Artist Michelle Farro Finds Gouache Is Right Medium for Expression

Aug 22, 2018
Photo by: Pat Johnson Michelle Farro with her one-of-a-kind wood block prints ‘Cat Lady.’

Designer’s gouache is a type of water media that is not as popular with artists as watercolor because of its opaque and flat textural properties. It’s a thick, refined paint that takes some practice to handle so that it doesn’t streak, flake or stain. For colorist Michelle Farro, its ability to capture light in the subtlest of shades is what drew her to the medium. Her one-woman show “Michelle Farro: New Works on Paper” at the m.t. burton gallery showcases paintings and wood block prints of her gentle expressionism that channels the best of Matisse.

“For the last couple of years, I have been unknowingly influenced by him,” said Farro, explaining that she hasn’t intentionally tried to emulate this early 20th-century master but consistently hears the reference from artist friends.

“I’m an observational painter – I paint what I see, figurative, landscapes and still life.”

This is Farro’s first show in New Jersey since relocating to Whiting from Laguna Beach, Calif., where she attended Laguna College of Art and Design. She also spent a year at the Atelier Florence Academy of Art in Florence, Italy. Both schools teach classical drawing and painting traditions centered on beauty, humanity and realism. Though grounded in these traditions, Farro likes to “leave room for interpretation.”

“White Flowers in Red Vase” is the painting that most reflects the influence of Matisse. “I deconstruct the image and keep testing the color until I get what works. The surface has energy; it feels ‘right.’

“The trick about gouache is it looks light when you paint it, but it dries a darker color. You have to learn what your pigments do in relation to each other.”

One of her favorite paintings is of a textile, “Aunt Jennie’s Nightgown,” that is a familiar remembrance of both her aunt and her mother because her mother also wore it. “It’s faded and really beautiful. Some of my work is autobiographical; I think it has to be if you are doing a visual diary of your surroundings.”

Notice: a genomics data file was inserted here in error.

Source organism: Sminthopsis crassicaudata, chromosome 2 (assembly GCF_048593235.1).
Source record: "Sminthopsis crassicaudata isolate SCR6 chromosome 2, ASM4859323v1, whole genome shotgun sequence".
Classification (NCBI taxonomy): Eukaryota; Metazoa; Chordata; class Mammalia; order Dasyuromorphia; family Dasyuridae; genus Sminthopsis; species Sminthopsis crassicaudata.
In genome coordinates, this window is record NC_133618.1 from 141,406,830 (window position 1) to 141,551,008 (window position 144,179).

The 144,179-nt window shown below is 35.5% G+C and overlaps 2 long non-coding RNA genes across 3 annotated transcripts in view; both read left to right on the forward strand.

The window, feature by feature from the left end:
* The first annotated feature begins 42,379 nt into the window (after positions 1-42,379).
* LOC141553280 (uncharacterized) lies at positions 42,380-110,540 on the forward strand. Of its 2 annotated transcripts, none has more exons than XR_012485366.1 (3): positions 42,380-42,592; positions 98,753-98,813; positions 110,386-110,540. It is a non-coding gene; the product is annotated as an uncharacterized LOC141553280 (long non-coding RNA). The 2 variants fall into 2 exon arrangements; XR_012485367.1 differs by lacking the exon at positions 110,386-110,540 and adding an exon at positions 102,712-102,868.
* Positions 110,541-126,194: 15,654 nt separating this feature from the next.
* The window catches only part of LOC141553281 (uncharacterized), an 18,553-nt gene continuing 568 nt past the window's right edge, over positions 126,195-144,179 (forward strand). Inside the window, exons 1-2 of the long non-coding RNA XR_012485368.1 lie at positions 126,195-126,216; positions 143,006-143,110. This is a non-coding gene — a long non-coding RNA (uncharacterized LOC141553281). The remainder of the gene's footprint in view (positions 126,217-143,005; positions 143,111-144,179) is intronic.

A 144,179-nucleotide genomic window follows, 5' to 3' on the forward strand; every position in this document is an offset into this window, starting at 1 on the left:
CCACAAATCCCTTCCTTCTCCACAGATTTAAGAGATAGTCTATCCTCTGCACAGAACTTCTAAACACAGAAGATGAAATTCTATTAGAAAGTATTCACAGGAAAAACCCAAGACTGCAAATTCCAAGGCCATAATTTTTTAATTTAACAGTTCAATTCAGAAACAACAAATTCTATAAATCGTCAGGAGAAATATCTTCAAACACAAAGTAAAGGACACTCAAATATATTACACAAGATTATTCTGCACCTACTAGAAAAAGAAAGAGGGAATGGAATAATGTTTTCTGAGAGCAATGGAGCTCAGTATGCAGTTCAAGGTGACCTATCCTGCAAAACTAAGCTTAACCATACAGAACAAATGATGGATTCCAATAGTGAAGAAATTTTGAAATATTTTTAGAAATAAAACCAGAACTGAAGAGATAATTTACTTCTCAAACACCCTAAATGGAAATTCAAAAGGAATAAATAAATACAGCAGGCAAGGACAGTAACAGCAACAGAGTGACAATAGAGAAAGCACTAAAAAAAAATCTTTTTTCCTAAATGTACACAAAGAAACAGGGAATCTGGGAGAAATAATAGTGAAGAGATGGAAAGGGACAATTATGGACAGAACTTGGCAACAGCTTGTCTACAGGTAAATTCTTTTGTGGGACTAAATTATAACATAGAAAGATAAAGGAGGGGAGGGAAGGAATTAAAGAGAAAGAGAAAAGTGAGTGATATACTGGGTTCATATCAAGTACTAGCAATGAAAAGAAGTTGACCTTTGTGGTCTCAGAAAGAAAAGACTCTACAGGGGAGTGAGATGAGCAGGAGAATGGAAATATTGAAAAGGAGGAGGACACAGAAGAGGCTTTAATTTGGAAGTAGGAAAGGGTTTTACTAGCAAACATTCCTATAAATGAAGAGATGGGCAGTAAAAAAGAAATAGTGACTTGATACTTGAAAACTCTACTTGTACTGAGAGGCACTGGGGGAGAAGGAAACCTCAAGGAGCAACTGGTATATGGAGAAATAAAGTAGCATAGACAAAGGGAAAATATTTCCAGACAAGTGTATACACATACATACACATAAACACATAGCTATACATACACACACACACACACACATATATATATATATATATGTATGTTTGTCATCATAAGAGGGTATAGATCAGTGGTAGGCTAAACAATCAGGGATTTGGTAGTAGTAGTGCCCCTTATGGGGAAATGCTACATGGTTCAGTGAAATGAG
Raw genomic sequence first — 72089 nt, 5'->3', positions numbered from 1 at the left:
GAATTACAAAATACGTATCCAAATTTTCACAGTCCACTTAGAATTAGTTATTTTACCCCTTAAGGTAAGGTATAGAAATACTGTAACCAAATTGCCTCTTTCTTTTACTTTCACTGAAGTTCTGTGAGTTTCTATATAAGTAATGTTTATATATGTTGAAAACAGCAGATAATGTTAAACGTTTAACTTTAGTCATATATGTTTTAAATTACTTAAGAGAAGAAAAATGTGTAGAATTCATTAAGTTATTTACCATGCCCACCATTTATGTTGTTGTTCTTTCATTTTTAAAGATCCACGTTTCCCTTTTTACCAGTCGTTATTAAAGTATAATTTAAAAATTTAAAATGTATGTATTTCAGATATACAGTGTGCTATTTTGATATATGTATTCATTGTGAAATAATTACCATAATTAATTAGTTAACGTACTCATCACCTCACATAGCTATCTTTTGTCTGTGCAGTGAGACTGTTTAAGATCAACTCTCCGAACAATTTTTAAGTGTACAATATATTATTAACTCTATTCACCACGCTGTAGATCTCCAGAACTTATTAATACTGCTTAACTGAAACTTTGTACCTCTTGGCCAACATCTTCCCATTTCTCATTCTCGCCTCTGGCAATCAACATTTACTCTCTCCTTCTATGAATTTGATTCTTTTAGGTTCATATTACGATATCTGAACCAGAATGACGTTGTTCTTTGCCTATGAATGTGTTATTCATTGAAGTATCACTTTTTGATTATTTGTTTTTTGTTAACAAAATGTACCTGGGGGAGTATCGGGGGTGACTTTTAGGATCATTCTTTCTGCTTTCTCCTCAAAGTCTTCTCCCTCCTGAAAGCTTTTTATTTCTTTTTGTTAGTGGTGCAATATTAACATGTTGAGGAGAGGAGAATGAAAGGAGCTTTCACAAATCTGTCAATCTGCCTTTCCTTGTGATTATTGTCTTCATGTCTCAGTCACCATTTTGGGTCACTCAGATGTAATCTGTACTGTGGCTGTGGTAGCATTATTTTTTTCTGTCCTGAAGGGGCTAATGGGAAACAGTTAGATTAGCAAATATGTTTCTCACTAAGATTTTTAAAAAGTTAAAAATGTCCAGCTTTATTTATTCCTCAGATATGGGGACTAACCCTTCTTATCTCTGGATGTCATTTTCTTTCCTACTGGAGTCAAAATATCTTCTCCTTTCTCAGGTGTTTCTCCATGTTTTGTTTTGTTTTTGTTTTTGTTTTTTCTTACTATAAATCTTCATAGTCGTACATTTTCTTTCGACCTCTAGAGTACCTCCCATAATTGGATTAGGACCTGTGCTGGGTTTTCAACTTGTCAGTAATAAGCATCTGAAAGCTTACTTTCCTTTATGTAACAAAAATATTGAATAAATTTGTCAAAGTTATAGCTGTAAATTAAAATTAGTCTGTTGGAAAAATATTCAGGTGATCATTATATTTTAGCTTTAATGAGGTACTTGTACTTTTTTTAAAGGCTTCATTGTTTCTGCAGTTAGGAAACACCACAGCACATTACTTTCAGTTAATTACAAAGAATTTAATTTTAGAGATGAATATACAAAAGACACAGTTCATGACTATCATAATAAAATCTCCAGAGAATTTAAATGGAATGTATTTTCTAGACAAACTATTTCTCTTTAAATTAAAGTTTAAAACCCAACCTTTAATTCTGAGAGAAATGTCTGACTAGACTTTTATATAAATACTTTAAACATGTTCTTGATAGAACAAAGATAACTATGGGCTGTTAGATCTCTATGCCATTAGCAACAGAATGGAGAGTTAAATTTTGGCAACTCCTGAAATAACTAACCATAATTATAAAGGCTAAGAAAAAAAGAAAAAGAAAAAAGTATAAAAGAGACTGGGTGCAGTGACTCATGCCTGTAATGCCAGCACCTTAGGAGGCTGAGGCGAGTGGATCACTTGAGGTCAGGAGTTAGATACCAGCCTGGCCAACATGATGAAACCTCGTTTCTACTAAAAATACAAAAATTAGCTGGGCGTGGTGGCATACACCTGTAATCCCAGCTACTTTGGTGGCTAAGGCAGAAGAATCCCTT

“Still life with Mother Mary and Urn” is of her mother’s dresser and the tchotchkes thereon.

Farro learned realism at her schools but is not a fan of photographic or extreme representation. “The Florence Atelier is a regimented school and was good experience, but I don’t want to paint that way,” she said. “I think I have an intuitive sense of color and color relationships, but my drawing I have to work for. It’s not as easy.”

Farro is continually working wherever she goes. “Nature is the best teacher. I put my observations and landscape studies into a sketch book.

“I think the conversation we all should have is what is image-making in our time? I find I am more interested in playfulness, having an element of that in my work.”

Besides the gouache paintings, Farro displays her wood block prints. She cuts her blocks from poplar or pine blocks she buys at a hardware store rather than use the commercial linoleum blocks that have a smooth surface. “I think it gives more life when the ink is transferred to the paper from the texture in the wood.”

Her “Cat Lady” wood block prints are one-of-a-kind color combinations. “I meditate on the colors and mix them until I get what I’ve seen in my mind.”

Her most ambitious wood block prints are those she made for the Centennial of the Laguna Art Museum and are also available in the museum’s fine art shop. “Diver’s Cove is where I used to go diving and snorkeling, and it’s known for its natural beauty. I used five different blocks (each block is a color) and had to register multiple blocks so the layering of color was more complex.

“I think it’s representational of a California sunset and a night along the coast.”

To see Farro’s refreshing paintings and woodblock prints and to meet the artist, stop at the m.t. burton gallery between 1 and 4 p.m. on Aug. 25. Ceramist Eve Behar will also be demonstrating her craft in the gallery between 10 a.m. and 4 p.m. The m.t. burton gallery is located at 1819 Long Beach Boulevard in Surf City.

— Pat Johnson

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